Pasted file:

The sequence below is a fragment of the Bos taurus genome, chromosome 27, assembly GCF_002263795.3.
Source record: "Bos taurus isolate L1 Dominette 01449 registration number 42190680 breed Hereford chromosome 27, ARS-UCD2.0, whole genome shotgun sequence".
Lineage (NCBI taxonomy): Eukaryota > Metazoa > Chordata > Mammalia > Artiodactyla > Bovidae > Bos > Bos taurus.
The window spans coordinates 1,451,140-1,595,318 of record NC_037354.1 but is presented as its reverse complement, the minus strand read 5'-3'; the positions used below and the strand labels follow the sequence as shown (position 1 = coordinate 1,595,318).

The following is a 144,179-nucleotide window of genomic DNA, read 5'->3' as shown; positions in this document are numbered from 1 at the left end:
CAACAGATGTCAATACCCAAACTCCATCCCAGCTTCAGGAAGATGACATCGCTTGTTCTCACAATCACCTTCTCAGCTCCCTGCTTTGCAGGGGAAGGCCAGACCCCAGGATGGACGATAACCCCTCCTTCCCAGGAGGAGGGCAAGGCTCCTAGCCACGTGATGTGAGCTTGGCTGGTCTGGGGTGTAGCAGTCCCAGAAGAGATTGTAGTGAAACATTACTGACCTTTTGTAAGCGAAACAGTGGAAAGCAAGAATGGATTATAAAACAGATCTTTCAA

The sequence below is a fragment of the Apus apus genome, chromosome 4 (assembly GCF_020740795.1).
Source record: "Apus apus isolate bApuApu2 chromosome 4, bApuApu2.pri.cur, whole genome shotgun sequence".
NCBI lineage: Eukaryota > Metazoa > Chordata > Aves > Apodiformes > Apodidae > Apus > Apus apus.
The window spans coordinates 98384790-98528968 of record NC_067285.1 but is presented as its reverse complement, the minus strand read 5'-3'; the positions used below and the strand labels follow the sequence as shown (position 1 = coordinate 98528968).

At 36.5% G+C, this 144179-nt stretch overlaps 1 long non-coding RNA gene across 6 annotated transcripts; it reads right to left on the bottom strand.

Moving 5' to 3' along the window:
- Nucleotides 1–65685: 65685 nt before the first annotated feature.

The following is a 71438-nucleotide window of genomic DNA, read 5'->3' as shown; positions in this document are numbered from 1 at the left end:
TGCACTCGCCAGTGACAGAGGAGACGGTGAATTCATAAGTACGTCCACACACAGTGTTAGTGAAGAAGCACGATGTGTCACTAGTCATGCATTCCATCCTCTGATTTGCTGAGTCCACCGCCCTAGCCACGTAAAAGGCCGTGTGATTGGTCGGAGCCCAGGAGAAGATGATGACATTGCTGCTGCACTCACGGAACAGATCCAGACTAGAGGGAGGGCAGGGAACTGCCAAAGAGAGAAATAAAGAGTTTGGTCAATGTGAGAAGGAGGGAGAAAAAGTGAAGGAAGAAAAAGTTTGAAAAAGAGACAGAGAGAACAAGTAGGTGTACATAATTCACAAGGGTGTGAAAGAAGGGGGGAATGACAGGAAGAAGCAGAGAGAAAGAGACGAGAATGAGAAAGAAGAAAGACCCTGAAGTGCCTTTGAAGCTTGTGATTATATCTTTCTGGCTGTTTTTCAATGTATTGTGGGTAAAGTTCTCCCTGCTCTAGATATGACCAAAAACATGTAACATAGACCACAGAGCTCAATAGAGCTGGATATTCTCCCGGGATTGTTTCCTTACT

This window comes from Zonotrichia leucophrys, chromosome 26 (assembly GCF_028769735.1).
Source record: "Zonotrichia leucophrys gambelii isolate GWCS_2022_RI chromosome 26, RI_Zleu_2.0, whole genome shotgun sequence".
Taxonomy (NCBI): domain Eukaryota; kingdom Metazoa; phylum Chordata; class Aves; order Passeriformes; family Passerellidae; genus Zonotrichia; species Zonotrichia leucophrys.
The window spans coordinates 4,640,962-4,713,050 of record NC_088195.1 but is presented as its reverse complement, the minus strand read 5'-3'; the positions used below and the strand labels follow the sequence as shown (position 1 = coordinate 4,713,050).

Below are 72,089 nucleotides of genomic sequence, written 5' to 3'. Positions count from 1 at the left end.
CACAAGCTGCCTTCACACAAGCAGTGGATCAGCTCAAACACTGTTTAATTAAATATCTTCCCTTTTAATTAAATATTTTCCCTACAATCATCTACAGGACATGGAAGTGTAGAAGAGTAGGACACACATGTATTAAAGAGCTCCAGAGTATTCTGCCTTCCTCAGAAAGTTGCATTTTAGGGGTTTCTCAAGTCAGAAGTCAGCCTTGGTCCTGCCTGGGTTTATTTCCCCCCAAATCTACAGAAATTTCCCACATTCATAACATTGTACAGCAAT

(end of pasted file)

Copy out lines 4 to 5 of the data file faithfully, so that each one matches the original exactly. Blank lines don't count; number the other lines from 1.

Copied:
The window spans coordinates 1,451,140-1,595,318 of record NC_037354.1 but is presented as its reverse complement, the minus strand read 5'-3'; the positions used below and the strand labels follow the sequence as shown (position 1 = coordinate 1,595,318).

The following is a 144,179-nucleotide window of genomic DNA, read 5'->3' as shown; positions in this document are numbered from 1 at the left end: